Combatting Earwigs Indoors and Out

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If fearsome-looking bugs featuring a set of nasty-looking pincers are scurrying about your home, chances are they are earwigs. While not dangerous to humans, earwigs wreak havoc on certain plants, although they also eat many “bad” bugs. Nonetheless, most people could do without their presence in their homes and yards. The best method of dealing with them is preventing their entry into your home.

Earwigs Love Moisture

Indoors or out, earwigs gravitate to moist areas. They feed at night and hang out in dark, moist places during the day.

Common Earwig Daytime Hangouts

  • Sprinkler system expansion joints
  • Drip irrigation system connectors
  • Beneath concrete slabs or larger rocks located near irrigated areas
  • Underneath loose clods of dirt
  • Beneath wood boards
  • Under densely grown vines or weeds
  • Within damaged fruit (such as peaches or apricots)
  • The underside of rotted wood

Omnivorous Earwigs

Earwigs are omnivores, and their preferred foods include:

  • Aphids
  • Mites
  • Insect eggs
  • Marigolds
  • Petunias
  • Dahlias
  • Hostas
  • Soft fruits

Indoor Earwigs

Earwigs inside the home pose no real danger to humans, despite old tales of their ear canal-crawling, brain-sucking proclivities.

Why Earwigs Come Inside

  • Arid weather conditions make it hard to find moist areas outside
  • Outdoor temperatures dip too low
  • To search for food, although little they find indoors appeals to them

How Earwigs Enter Houses

  • For earwigs, it is all about moisture, and so they may follow a moisture trail into the house
  • Boxes or household items stored in a damp area and brought inside may transport earwigs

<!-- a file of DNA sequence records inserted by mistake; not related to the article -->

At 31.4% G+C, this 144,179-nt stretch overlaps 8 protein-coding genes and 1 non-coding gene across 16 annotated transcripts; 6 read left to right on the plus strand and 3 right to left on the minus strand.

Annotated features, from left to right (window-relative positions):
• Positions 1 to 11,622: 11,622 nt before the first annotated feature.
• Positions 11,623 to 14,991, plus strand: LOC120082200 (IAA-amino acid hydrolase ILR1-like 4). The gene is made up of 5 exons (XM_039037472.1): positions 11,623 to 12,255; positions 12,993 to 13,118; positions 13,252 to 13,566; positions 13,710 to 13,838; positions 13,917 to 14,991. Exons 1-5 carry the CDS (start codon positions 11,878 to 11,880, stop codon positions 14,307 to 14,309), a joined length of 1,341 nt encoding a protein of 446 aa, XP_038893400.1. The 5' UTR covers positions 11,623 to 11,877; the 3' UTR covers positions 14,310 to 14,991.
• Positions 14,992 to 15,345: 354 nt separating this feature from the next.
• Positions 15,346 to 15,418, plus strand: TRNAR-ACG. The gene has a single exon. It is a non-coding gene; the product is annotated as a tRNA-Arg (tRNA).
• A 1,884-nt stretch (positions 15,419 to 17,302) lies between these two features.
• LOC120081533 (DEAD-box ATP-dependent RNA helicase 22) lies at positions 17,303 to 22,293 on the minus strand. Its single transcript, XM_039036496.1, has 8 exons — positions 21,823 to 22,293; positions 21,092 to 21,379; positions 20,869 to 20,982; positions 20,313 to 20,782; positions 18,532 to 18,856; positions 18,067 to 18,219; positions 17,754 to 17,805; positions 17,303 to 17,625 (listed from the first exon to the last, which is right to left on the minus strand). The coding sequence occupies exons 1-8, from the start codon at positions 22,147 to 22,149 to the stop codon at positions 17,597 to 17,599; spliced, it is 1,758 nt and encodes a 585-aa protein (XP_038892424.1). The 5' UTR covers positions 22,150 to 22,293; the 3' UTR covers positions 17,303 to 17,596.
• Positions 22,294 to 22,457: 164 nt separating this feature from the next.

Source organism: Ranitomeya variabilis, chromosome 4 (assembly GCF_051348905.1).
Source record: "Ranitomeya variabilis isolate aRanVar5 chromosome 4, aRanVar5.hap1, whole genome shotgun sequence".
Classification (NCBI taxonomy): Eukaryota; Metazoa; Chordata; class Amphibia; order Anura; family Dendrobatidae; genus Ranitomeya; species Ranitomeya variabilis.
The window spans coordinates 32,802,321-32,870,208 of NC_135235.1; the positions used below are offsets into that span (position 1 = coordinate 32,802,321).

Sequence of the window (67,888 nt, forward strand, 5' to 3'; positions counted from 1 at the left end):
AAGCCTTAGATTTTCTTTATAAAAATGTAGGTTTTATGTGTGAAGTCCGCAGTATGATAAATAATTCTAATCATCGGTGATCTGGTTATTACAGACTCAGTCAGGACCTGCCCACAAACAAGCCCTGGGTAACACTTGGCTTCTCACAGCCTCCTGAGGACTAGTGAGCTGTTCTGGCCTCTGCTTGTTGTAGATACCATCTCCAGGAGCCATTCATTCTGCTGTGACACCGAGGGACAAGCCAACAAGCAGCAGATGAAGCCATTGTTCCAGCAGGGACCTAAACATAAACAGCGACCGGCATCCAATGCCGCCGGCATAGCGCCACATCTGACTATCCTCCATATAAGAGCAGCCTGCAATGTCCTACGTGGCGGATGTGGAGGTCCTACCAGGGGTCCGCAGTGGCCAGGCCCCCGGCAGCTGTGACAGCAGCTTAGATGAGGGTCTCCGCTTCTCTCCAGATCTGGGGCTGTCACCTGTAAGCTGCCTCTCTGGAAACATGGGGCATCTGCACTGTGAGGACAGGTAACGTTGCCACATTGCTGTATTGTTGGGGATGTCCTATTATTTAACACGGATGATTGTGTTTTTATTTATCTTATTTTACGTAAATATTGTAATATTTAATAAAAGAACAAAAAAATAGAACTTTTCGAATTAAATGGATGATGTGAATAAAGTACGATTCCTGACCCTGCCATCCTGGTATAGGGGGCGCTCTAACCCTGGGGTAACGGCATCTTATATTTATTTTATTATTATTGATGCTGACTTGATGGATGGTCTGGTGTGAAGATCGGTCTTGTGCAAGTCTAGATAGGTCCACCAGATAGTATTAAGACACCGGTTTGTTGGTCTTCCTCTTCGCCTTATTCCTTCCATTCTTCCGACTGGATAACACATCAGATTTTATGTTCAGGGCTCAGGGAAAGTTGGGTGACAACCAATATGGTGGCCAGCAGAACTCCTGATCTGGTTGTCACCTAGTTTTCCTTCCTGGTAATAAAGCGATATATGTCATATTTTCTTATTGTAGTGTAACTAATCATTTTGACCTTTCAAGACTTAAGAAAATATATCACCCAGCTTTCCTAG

• Since foundation cracks often coincide with moisture, earwigs find their way in through small exterior openings

Eradicating Earwigs, Indoors and Out

Earwigs that enter homes in search of water and food often find the indoor climate hostile.

  • Most home interiors are far too dry for moisture-loving earwigs, and, as a result, they dry up and die rather quickly.
  • Sweep up or vacuum up any earwigs found indoors, but be sure to kill them or they will just come back in, given the chance.

Keeping earwigs out requires barriers and unappealing conditions (dryness).

Maintain good barriers

  • Seal both outdoor cracks as well as indoor ones (baseboards, tiles, and flooring) with caulk
  • Keep any moisture harboring items away from the home’s foundation
  • Install new or replace worn weatherstripping around doors and windows, as this keeps earwigs out and prevents light from seeping out around door edges (more on that below!)
  • Place steel wool around pipe openings beneath sinks

Yard maintenance

  • Do not overwater plants and gardens
  • Remove plant and leaf litter, woodpiles, rolled-up carpets, tarps, and pool or patio umbrellas and equipment from the home’s perimeter
  • Trim landscaping so it does not touch the house
  • Keep downspouts and drains in good working order so that they properly remove and disperse water
  • Remove ivy growing on the side of the house
  • Clean out roof gutters
  • Grade gardens and landscaping so that groundwater flows away from structures and does not pool anywhere
  • Make sure crawlspaces are ventilated so they do not become damp

Light and the Average Earwig

It seems counterintuitive, but earwigs have a natural curiosity for light. Outdoor lighting may be one culprit in attracting large numbers to your yard. With a nearby window (or even light streaming out from the inside), earwigs may find a way into your home. Consider switching to yellow or sodium vapor light bulbs, and maintain weatherstripping.

Trap Them If You Dare—or Call a Professional

As mentioned, common damp yard items can attract earwigs—but you can use this to your advantage. Provide a place that appeals to them and you may be able to get rid of a lot of them once they discover the bounty. Some people even use specialized traps filled with “attractive” concoctions containing everything from beer to the water in which tuna is packed.

Alternatively, remove the debris and lawn items that attract them. They may just stay away on their own!